Wednesday, November 23, 2011

The Other Side of Giving Thanks

      One day is not nearly enough time for me to take stock of all the things for which I am thankful.  My life is nothing if not blessed.  Even a year would not be enough time.  From the moment I wake up (in a warm bed I am thankful for, next to an amazing husband and perfect child I am eternally thankful for, under a roof I am thankful to have, to get ready for a job I am thankful for, . . .) until the long, full day is done, every moment overflows with people, things, and circumstances that I can not adequately express my gratitude for, given any amount of time.

      Thanksgiving is a day of pure joy for the fact that I am so very blessed that I can never truly to justice to the purpose of the day.  I try to find some time to spend in quiet meditation and prayer for my gratitude.  Granted, sometimes this time is short, what with the chaos of cooking food I am thankful for and spending time with family I am thankful for.  But I try.  And this year, we are doing a Thankful Tree (pictures to come after the holiday - probably ;-)).  At every possible moment, I work to keep the Thanks in Thanksgiving.  In the same way that many Christians despise the term X-mas, I get annoyed when Thanksgiving is called Turkey Day.

      But the day is not only about Thanks to me.  Or, more appropriately, Thanks to me is about more than simply taking stock of what I have.  For me, Thanksgiving is also very much about awareness of, and compassion for, those who have less.

      There is no such thing as "Turkey Day" for those who cannot afford to eat.

      The sermon on Sunday at our UU Church was about Thanksgiving Prayers.  There were a number of prayers discussed, but the two that spoke to me most truly captured what Thanksgiving means in our family.

      The first is by Samuel F. Pugh:
O God, when I have food,
help me to remember the hungry;
When I have work,
help me to remember the jobless;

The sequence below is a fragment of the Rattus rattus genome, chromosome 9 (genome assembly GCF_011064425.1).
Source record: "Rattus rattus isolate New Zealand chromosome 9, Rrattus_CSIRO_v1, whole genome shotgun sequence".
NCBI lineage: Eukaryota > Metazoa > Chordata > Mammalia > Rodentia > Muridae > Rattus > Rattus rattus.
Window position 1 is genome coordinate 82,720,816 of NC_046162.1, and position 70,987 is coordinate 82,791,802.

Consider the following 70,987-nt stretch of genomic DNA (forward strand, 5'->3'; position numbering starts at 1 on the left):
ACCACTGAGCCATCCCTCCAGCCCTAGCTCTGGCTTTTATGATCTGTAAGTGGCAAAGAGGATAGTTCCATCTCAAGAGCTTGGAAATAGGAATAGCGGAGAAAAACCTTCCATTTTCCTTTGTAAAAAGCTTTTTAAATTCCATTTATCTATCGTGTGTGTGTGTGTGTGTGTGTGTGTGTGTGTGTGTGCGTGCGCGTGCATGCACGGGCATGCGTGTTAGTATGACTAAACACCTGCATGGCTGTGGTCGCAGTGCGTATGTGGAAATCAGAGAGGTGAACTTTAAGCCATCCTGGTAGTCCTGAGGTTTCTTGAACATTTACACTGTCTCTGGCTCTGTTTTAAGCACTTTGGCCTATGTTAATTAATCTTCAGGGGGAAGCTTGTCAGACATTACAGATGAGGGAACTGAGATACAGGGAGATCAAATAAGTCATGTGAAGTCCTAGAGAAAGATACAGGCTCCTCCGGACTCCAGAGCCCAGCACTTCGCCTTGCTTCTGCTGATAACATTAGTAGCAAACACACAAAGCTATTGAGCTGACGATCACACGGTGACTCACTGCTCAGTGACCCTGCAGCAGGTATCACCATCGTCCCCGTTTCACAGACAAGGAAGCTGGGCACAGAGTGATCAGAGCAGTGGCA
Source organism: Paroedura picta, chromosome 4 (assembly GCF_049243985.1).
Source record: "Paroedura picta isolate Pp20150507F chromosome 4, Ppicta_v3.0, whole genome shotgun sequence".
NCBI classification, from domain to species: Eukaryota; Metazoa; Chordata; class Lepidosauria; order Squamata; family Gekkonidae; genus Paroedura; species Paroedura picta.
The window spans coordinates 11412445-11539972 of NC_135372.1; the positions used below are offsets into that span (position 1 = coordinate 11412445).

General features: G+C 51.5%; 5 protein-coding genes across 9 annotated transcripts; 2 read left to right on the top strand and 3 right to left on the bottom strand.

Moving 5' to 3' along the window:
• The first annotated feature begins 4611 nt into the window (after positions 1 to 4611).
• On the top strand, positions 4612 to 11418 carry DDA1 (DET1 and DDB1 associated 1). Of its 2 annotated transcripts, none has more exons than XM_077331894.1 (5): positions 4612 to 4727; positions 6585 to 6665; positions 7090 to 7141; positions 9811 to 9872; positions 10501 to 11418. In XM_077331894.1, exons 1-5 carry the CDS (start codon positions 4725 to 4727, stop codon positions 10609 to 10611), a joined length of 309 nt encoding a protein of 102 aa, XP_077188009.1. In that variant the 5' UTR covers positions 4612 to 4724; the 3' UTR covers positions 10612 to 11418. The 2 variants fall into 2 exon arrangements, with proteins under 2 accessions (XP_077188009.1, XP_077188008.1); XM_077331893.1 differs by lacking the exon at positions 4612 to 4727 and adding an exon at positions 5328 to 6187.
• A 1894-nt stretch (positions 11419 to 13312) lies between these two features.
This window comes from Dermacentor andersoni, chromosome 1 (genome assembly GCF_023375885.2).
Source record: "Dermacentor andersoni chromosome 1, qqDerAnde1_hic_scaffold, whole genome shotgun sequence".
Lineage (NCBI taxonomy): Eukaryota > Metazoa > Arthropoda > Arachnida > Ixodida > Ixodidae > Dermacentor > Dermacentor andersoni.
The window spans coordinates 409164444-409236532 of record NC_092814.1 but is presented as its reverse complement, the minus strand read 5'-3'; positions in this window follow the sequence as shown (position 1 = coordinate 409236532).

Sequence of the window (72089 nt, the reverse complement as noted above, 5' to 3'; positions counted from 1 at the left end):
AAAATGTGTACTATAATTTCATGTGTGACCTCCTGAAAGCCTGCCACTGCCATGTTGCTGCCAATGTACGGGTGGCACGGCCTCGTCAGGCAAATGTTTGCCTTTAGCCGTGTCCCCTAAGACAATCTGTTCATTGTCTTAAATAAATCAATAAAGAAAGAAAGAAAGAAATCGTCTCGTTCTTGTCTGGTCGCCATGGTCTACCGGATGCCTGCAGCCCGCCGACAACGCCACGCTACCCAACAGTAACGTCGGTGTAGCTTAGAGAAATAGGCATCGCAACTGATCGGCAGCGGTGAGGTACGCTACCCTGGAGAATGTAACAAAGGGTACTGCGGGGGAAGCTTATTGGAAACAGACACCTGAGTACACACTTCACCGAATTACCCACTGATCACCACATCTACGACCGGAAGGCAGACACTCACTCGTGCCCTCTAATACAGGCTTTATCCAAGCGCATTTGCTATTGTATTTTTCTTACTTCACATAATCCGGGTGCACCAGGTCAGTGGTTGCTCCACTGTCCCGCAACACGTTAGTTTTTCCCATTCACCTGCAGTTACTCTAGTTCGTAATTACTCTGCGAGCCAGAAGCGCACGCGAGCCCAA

When I have a home,
help me to remember those who have no home at all;
When I am without pain,
help me to remember those who suffer,
And remembering,
help me to destroy my complacency;
bestir my compassion,
and be concerned enough to help;
By word and deed,
those who cry out for what we take for granted.

      The second is from the book Bless This Food: Ancient and Contemporary Graces from Around the World, an outstanding book for families of all religions.  It is this book's take on a UU prayer:

Eternal Spirit of Justice and Love,
At this time we would be aware
of our dependance upon the Earth
and on the sustaining presence of other human beings
both living and gone before us.
As we partake of bread and wine,
may we remember that there are many for whom
sufficient bread is a luxury,
or for whom wine, when attainable,
is only an escape.
Let our thanksgiving for life's bounty
include a committment to changing the world
that those who are now hungry may be filled
and those without hope may be given courage.
- Credited to the Congregation of Abraxis

      This year, as you sit down before a pletiful meal, or as you find yourself filled with joy in all life has given you, take a moment to remember those who may be thankful merely to have a drink of water or see their children fed.  But do not then sink into sadness at the state of things.  Instead, rejoice in your ability to make a difference.  And on this day of thanks, make a resolution that this year, you will give others something to be Thankful for.

      Teach your children Compassion, Empathy, and Charity.  And also, teach yourself.  And remember that in every thing you have to be thankful for, there is something worth sharing.

       May you all have a wonderful, blessed, and safe Thanksgiving!  And if you are reading this, know that you are one of the many things I am Thankful for this year.


MiMi said...

Amen. <3

Kaity said...

Beautifully said, and I couldn't agree more!

Never heard of Bless this Food, but I'm planning on writing my thesis between the relationship between Christianity and food. I'll definitely have to check it out!

Karen Peterson said...

I totally agree about "Turkey Day." Drives me nuts.

This is a beautiful post, and I hope you enjoyed your Thanksgiving.

Kelly Robinson said...

Found your blog through the A Peek at Katie's Blog nominees. Happy to find a fellow UU!


Blog Widget by LinkWithin